Case of Administrative Reconsideration: Dispute over duty payment of recovering the duties

2010-6-29 16:22:34  

1, how it happened.

    In 2005, a company was found out to failed to truthfully declare to the Customs the tariff heading of a imported chemical goods. On June 22, 2007, the Customs issued a Customs Notification for Duty/Tax Recovery which notified that the inaccurate declaration had resulted in the underpayment of import duties and VAT. According to article 51 of the Regulations of P.R.C. on Import and Export Duties, the Customs decided to recover the unpaid duties from the duty payer and issued the Duty/Tax Payment Record on July 16, 2007.

    The company refused to accept the decision of recovering of the duties and applied for administrative reconsideration. The applicant announced that, according to article 62 of the Customs Law, the Customs should recover the duties and VAT within 1 year as from the date on which the original duties were paid. But the Customs failed to be subject to the rules. Therefore, the applicant asked for revoking the specific administrative act of recovering the duties and VAT.

    The respondent of the application announced that the applicant failed to truthfully declare to the Customs, which is a responsibility of importers according to the Customs Law, the Regulations on Import and Export Duties, and other related laws and regulations. According to article 62 of the Customs Law, if the violation by the duty payer has resulted in underpayment of the duties, Customs shall, within 3 years as from the date on which the original duties are paid, recover the underpaid part of the duties. So the act of the recovering the duties should to be affirmed for the facts ascertained concerning it were clear, the evidence was irrefutable, and the basis of application was correct.

2, the outcomes of the case.

   After handling of the case, the Customs administrative consideration authority ascertained that there were no evidences concerning the samples of the goods, though there were some evidences submitted by the respondent such as the declaration documents, written description, written correspondences, and so on. It was impossible to identify the correct tariff headline of the goods involved the case, neither was it to prove the applicant was in violation of the regulations on Customs control, which results in the underpayment of duties. In addition, the facts of violation were not involved in the Customs Notification for Duty/Tax Recovery issued by the respondent. For above reasons,  which means that the major facts were unclear, and evidences were inadequate, the Customs administrative consideration authority made the decision of revoking the specific administrative act of recovering the duties and VAT, and ordered the respondent to undertake the act anew.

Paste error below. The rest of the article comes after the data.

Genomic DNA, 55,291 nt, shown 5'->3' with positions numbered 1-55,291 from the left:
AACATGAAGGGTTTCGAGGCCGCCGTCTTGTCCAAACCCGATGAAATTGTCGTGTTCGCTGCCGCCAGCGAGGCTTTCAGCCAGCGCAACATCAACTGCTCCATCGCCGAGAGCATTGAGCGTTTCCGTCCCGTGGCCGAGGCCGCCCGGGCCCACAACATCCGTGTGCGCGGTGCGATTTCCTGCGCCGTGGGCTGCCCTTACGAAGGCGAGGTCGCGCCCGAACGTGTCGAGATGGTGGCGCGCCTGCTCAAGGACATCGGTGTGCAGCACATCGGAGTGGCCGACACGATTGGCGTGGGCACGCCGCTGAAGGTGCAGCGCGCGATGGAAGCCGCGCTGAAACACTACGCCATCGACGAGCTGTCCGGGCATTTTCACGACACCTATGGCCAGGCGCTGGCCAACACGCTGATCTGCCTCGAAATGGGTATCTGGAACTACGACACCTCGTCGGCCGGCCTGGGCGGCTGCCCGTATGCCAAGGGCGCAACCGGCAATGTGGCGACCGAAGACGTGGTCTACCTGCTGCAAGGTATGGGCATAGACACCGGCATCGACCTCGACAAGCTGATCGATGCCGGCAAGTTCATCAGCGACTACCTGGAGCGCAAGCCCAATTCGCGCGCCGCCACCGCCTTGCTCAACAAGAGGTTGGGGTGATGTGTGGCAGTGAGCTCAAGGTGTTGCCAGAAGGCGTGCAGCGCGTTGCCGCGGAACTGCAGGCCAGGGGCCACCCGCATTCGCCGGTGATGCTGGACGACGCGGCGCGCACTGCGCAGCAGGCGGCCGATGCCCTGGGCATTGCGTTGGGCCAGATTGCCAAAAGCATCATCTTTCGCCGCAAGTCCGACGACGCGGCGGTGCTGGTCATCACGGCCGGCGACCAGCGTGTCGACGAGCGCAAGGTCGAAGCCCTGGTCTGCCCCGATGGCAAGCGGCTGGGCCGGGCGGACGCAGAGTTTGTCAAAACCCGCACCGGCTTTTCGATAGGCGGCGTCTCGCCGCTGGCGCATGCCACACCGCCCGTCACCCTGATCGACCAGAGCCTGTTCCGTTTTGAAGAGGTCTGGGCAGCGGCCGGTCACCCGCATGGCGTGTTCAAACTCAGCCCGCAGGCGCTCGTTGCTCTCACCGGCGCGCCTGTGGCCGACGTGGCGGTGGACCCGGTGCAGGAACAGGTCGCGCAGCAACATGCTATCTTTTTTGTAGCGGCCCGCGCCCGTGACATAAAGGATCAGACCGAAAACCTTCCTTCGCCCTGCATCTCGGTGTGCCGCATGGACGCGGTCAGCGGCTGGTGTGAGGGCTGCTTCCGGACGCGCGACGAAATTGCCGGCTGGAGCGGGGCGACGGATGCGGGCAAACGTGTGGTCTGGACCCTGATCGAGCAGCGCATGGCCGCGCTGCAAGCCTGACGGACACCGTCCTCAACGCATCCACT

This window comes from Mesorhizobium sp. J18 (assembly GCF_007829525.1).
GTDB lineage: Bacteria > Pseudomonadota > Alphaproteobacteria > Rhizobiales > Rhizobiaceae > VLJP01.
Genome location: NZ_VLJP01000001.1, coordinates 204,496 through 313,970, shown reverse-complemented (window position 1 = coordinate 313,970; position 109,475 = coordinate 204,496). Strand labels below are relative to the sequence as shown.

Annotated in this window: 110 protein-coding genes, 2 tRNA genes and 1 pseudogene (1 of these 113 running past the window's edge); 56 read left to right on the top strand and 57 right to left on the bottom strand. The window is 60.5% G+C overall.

3, case comments

    This is a typical case of duty payment disputes. It is not difficult in such cases to protect the legitimate rights and interests of enterprises if we have a clear understanding about the Customs acts of recovering the duties. The key point lays on as follows:

(A) difference between so-called Collecting Duties and Recovering Duties. According to the Customs Law, Where the Customs finds that the duties are short-levied or not levied on a consignment of import or export goods or on inward or outward articles after the release, the Customs shall COLLECT the money payable from the obligatory duty payer within one year of the previous duty payment or the release of the item. If the short-levied or non-levied duties are attributable to the duty payer's violation of the Customs regulations, the Customs may RECOVER the unpaid amount from him within 3 years. The basis of recovering the duties within 3 years is to proving the duty payer's violation of the Customs regulations. 


(B) the basic points of administrative consideration and the principle of deciding the burden of proof. The points lay on the facts and evidences, and the principle so-called Inversion of the Burden of Proof shall be adopted in the case of administrative considerations, which mean that the respondent shall prove the violation of the Customs regulations of the applicant, otherwise the specific administrative act in point will be revoked for the reason of unclear facts and inadequate evidence.

(3) the legal procedures and basis of dealing with the duty payment dispute. According to article 64 of the Customs Law, where the obligatory duty payer is involved in a dispute  over duty payment with the Customs, he shall pay the duties, and then may apply for administrative reconsideration in accordance with relevant provisions; if the decision is still considered unacceptable, he may file a suit in a people’s court according to law. The point must be understood is that the administrative reconsideration is a necessary pre-action procedure.

Tags: duty recovering the duties